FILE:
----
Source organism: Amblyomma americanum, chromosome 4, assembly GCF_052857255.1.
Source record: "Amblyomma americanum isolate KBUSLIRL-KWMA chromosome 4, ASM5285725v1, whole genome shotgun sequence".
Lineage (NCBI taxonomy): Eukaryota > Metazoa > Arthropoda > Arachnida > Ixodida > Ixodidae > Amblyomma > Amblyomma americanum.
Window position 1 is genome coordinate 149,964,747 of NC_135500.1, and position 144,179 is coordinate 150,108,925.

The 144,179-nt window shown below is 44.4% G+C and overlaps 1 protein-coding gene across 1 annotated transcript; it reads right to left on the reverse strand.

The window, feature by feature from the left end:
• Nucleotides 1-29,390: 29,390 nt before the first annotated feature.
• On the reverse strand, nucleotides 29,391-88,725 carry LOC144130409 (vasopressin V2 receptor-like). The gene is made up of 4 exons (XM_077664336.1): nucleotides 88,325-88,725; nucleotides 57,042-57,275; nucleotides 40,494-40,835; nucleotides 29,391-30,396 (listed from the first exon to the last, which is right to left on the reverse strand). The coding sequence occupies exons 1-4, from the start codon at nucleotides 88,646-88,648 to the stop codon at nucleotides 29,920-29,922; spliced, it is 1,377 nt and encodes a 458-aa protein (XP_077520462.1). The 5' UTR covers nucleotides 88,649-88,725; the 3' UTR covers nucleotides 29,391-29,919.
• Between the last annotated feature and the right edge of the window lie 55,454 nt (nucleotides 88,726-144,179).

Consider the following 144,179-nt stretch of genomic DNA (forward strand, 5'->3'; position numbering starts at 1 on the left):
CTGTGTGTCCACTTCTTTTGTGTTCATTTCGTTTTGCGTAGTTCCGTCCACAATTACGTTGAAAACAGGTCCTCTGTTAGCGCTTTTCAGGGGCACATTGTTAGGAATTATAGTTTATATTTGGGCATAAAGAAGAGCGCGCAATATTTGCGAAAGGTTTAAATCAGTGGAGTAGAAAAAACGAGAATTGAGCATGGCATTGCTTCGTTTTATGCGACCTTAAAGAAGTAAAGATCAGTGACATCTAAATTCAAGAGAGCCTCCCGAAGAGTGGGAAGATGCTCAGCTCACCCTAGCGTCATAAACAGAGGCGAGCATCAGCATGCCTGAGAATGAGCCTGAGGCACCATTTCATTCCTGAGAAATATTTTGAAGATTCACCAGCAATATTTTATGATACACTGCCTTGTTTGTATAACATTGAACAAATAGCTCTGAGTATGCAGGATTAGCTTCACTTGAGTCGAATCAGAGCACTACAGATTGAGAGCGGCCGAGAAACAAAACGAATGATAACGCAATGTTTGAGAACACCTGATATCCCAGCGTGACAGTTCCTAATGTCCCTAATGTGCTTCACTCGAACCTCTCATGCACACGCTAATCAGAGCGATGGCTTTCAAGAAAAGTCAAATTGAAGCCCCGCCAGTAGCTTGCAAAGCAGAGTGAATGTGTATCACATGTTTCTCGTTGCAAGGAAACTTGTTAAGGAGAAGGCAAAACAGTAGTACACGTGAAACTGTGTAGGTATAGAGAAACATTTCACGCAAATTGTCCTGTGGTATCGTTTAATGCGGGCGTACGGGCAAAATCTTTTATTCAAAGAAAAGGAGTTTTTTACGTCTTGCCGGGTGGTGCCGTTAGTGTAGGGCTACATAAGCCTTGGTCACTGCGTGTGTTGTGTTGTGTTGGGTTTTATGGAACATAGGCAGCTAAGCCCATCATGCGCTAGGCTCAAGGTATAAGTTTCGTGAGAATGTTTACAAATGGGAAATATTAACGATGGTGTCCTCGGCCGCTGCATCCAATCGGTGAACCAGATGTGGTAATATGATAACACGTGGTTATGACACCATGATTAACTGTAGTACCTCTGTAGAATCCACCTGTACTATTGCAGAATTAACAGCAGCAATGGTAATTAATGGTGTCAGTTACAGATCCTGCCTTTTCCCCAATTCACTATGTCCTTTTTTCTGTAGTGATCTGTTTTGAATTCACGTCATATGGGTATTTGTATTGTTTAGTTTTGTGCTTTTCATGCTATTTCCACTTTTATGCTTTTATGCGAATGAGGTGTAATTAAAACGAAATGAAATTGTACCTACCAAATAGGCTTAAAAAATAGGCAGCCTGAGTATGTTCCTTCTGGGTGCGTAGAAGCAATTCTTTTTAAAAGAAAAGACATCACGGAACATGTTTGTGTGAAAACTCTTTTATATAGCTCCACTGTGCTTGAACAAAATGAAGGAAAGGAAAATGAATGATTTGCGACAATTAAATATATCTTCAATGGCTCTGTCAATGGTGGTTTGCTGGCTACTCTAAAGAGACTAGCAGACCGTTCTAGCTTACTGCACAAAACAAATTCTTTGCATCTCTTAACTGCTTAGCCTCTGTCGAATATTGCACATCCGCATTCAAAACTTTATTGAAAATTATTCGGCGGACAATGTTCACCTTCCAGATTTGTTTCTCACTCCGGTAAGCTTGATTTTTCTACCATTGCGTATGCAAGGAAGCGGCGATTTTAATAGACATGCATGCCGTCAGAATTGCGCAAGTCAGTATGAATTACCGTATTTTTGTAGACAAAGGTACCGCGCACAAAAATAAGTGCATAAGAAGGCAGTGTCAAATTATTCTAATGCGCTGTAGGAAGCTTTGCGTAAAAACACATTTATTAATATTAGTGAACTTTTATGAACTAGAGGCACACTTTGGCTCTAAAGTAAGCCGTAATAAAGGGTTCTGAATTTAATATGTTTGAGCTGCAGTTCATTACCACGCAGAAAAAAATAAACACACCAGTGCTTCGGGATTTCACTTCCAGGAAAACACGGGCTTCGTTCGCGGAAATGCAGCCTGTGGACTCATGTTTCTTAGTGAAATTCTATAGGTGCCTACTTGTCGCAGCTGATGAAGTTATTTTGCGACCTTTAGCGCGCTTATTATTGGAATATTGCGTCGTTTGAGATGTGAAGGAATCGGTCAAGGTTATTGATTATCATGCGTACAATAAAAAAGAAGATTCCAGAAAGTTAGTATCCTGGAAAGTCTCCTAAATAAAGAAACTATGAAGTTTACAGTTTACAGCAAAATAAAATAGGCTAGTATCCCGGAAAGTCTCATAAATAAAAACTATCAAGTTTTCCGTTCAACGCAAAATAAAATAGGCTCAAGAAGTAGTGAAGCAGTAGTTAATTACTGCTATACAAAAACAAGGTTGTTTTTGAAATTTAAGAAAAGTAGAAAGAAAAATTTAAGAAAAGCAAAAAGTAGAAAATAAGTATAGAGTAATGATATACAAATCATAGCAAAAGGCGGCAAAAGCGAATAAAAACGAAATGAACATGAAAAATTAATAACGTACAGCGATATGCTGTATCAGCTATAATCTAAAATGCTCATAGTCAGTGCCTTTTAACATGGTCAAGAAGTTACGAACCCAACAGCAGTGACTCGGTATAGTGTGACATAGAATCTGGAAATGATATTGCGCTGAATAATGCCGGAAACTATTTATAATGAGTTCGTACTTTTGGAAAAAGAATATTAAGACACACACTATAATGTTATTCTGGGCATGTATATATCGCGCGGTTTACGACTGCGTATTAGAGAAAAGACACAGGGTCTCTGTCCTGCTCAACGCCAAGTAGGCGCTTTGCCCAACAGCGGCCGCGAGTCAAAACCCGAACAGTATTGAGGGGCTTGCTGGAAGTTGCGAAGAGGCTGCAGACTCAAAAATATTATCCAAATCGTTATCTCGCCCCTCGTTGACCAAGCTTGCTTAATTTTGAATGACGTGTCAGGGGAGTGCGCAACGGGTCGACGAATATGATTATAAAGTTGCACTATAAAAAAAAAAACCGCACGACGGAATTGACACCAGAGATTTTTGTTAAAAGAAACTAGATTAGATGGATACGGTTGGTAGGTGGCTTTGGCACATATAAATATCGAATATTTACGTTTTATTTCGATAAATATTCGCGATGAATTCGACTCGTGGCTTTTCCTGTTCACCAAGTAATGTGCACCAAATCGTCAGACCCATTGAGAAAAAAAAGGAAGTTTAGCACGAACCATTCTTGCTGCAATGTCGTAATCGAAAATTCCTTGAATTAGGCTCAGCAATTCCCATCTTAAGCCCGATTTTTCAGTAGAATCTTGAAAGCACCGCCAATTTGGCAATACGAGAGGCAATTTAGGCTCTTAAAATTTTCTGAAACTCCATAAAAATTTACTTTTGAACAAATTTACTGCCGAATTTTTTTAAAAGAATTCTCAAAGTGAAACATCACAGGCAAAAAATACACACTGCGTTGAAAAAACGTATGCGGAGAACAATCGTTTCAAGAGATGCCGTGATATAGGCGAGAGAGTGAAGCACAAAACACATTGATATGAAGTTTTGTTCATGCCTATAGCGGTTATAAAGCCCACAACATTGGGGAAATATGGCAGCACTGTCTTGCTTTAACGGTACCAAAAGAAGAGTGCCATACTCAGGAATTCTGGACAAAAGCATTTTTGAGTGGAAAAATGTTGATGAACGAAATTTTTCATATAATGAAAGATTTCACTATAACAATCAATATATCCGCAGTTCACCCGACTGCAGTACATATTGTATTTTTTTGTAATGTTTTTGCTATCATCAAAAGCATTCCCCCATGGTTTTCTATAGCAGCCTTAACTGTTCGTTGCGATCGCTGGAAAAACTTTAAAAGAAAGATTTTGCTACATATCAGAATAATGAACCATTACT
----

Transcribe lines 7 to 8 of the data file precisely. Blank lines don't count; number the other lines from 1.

• Nucleotides 1-29,390: 29,390 nt before the first annotated feature.
• On the reverse strand, nucleotides 29,391-88,725 carry LOC144130409 (vasopressin V2 receptor-like). The gene is made up of 4 exons (XM_077664336.1): nucleotides 88,325-88,725; nucleotides 57,042-57,275; nucleotides 40,494-40,835; nucleotides 29,391-30,396 (listed from the first exon to the last, which is right to left on the reverse strand). The coding sequence occupies exons 1-4, from the start codon at nucleotides 88,646-88,648 to the stop codon at nucleotides 29,920-29,922; spliced, it is 1,377 nt and encodes a 458-aa protein (XP_077520462.1). The 5' UTR covers nucleotides 88,649-88,725; the 3' UTR covers nucleotides 29,391-29,919.